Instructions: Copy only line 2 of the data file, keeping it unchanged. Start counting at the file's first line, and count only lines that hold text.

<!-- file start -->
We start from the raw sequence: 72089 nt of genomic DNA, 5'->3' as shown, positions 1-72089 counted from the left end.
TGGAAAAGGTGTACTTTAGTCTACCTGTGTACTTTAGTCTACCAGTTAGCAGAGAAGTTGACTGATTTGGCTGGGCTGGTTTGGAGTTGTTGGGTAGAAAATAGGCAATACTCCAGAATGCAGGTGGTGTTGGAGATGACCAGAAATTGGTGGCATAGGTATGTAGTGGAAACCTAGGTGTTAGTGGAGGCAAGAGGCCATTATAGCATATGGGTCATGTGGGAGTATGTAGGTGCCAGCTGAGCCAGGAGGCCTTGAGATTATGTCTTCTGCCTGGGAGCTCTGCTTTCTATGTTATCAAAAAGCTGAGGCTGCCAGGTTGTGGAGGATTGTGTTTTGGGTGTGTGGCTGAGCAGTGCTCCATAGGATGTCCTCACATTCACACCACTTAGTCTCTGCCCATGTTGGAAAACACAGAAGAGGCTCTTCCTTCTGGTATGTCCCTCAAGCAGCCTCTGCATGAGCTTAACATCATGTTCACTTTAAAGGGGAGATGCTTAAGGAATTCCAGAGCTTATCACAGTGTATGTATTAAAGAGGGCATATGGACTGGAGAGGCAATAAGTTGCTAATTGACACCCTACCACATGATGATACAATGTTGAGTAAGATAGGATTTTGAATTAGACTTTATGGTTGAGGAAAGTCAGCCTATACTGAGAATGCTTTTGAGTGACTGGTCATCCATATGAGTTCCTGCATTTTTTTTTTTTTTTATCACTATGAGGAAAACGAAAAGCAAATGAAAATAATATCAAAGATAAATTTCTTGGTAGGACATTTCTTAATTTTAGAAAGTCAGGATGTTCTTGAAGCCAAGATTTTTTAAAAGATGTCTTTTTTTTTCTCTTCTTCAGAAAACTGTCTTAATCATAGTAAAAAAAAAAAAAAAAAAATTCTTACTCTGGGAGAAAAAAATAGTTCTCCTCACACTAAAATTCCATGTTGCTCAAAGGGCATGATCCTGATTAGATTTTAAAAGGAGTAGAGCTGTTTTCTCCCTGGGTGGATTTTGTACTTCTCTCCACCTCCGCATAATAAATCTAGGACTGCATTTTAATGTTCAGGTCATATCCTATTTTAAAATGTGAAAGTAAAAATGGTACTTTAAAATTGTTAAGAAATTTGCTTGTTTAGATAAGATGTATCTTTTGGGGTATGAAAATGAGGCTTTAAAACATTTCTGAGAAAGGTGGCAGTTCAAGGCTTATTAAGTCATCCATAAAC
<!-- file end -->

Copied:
TGGAAAAGGTGTACTTTAGTCTACCTGTGTACTTTAGTCTACCAGTTAGCAGAGAAGTTGACTGATTTGGCTGGGCTGGTTTGGAGTTGTTGGGTAGAAAATAGGCAATACTCCAGAATGCAGGTGGTGTTGGAGATGACCAGAAATTGGTGGCATAGGTATGTAGTGGAAACCTAGGTGTTAGTGGAGGCAAGAGGCCATTATAGCATATGGGTCATGTGGGAGTATGTAGGTGCCAGCTGAGCCAGGAGGCCTTGAGATTATGTCTTCTGCCTGGGAGCTCTGCTTTCTATGTTATCAAAAAGCTGAGGCTGCCAGGTTGTGGAGGATTGTGTTTTGGGTGTGTGGCTGAGCAGTGCTCCATAGGATGTCCTCACATTCACACCACTTAGTCTCTGCCCATGTTGGAAAACACAGAAGAGGCTCTTCCTTCTGGTATGTCCCTCAAGCAGCCTCTGCATGAGCTTAACATCATGTTCACTTTAAAGGGGAGATGCTTAAGGAATTCCAGAGCTTATCACAGTGTATGTATTAAAGAGGGCATATGGACTGGAGAGGCAATAAGTTGCTAATTGACACCCTACCACATGATGATACAATGTTGAGTAAGATAGGATTTTGAATTAGACTTTATGGTTGAGGAAAGTCAGCCTATACTGAGAATGCTTTTGAGTGACTGGTCATCCATATGAGTTCCTGCATTTTTTTTTTTTTTTATCACTATGAGGAAAACGAAAAGCAAATGAAAATAATATCAAAGATAAATTTCTTGGTAGGACATTTCTTAATTTTAGAAAGTCAGGATGTTCTTGAAGCCAAGATTTTTTAAAAGATGTCTTTTTTTTTCTCTTCTTCAGAAAACTGTCTTAATCATAGTAAAAAAAAAAAAAAAAAAATTCTTACTCTGGGAGAAAAAAATAGTTCTCCTCACACTAAAATTCCATGTTGCTCAAAGGGCATGATCCTGATTAGATTTTAAAAGGAGTAGAGCTGTTTTCTCCCTGGGTGGATTTTGTACTTCTCTCCACCTCCGCATAATAAATCTAGGACTGCATTTTAATGTTCAGGTCATATCCTATTTTAAAATGTGAAAGTAAAAATGGTACTTTAAAATTGTTAAGAAATTTGCTTGTTTAGATAAGATGTATCTTTTGGGGTATGAAAATGAGGCTTTAAAACATTTCTGAGAAAGGTGGCAGTTCAAGGCTTATTAAGTCATCCATAAAC